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Here’s a narrative: A radical president came to power in the United States, gaining control of the white house, senate, and house or representatives.  With the opposition powerless to oppose his actions, the president rapidly expanded the role of government, made drastic increases to government spending, and in a real sense changed the fundamental nature of American democracy.  Eventually, a grass-roots conservative opposition took form, spread rapidly across the population, gained political power and began to pull back changes made by the radical president, George W. Bush.

Liberals weren’t the only ones wandering in the desert during the Bush administration; fiscal conservatives had no representation in office.  As a fiscal conservative, Obama isn’t any better.  Thus fiscal conservatives have every right to be angry, energized, and pushing for change of leadership.  The timing may seem conspicuous–where were fiscal conservatives when Bush was in power?–but their position is entirely valid.

Understanding tea partiers motivation is an imposing task; they have risen so rapidly that it’s difficult to understand what drives them.  They’ve been diagnosed as know-nothings, racists, and lunatics.  They’ve been said to follow Sarah Palin, Glenn Beck, and the Koch brothers.  And surely, in a movement this large, some are, just as some small number of Obama supporters actually are socialists, communists, or members of radical groups.  But fiscal conservatives seem to be the ones effecting change: consider that senate winners Rubio, Toomey, Paul, and Kirk are legitimate thinking fiscal conservatives, while senate losers Angle and O’Donnell are not.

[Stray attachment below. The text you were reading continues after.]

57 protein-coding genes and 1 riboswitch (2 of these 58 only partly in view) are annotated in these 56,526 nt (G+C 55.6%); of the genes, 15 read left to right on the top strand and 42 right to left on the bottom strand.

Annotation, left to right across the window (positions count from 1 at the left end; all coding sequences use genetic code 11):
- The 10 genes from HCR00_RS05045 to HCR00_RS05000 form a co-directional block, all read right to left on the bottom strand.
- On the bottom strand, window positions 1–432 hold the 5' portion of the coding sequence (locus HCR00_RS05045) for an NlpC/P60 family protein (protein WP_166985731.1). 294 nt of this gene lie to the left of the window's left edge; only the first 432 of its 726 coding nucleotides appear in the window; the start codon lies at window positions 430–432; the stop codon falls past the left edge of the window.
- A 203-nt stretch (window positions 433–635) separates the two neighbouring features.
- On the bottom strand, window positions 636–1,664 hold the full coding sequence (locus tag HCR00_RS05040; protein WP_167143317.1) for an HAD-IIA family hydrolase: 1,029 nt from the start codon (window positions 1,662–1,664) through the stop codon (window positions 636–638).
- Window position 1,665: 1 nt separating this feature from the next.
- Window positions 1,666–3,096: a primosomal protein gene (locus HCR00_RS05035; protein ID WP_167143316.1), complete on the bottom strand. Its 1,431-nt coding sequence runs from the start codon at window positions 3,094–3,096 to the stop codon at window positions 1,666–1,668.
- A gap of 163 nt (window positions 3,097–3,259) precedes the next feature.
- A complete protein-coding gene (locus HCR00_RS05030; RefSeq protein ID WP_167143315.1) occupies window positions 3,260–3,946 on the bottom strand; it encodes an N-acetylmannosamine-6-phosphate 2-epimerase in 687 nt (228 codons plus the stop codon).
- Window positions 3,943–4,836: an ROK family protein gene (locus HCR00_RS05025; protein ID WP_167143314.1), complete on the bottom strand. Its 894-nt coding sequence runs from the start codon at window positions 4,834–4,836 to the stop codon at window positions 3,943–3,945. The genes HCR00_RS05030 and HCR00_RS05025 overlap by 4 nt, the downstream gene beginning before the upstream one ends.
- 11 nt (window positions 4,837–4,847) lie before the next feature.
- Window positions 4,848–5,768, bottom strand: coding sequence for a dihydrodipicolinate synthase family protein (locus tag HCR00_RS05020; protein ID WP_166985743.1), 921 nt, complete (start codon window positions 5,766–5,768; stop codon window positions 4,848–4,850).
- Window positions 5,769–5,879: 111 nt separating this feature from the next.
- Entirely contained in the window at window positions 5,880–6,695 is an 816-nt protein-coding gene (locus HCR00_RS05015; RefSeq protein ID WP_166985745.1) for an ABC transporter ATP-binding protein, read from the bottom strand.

Racism, ignorance, and stupidity have no place in politics.  Fiscal conservatism is sorely need, and thus far it seems to be the primary beneficiary of the tea parties.



  1. The title of this post says “Tea Parties,” but you’re talking about fiscal conservatives. If you want to include Kirk as an example of how fiscal conservatives won in the midterms, that’s fine. But Kirk was not a Tea Party favorite; none of the major national Tea Party figures (Sarah Palin, FreedomWorks, Tea Party Express) endorsed him. He’s just a “moderate” Republican.

    I don’t even think Kirk is a great example of an outsider fiscal conservative coming in to clean up Washington. He wasn’t a deficit hawk under Bush: ‘The [Bush] deficits were “regrettable,” Mr. Kirk responds. But perhaps not avoidable. “The U.S. was under attack. We were in the middle of a recession. And we had to build things like the Department of Homeland Security.”‘ So, he was not a fiscal conservative under Bush’s recession, but apparently, now is the time to start cutting spending? Give me a break.

    As far as Rubio, the jury’s still out: he’s given lip service to being a “thinking fiscal conservative,” I suppose, in that he has jumped on board with some of Paul Ryan’s policy ideas. But he hasn’t indicated how he will pay for them:

    Paul is not a legitimate thinker; he belongs with Angle and O’Donnell. But Toomey has potential:

  2. Joe, my aim is to present fiscal conservatism as a plausible explanation of the tea party movement. By the movement, I mean the overall surge in grassroots Republican/conservative enthusiasm, rather than any particular incarnation of the tea party label.

    Kirk, while perhaps not as extreme in his views as Toomey or Rubio, was nonetheless definitely the fiscally conservative choice in IL.

    While some of Paul’s views are well outside the mainstream, he earned an MD from Duke, ran a successful practice, and founded a couple non-profit organizations. I think that’s more than sufficient to differentiate his overall thinking chops from an Angle or O’Donnell.

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  1. […] the tea party driving Republicans towards more sensible spending cuts?  Who predicted this? « Robin Hanson on Public Policy LikeBe the first to like this […]

  2. […] partiers will believe X.  This theory is viable, but as someone who’s done my own speculating about tea partiers, I’m pretty skeptical.  I tend to view tea partiers as some combination […]

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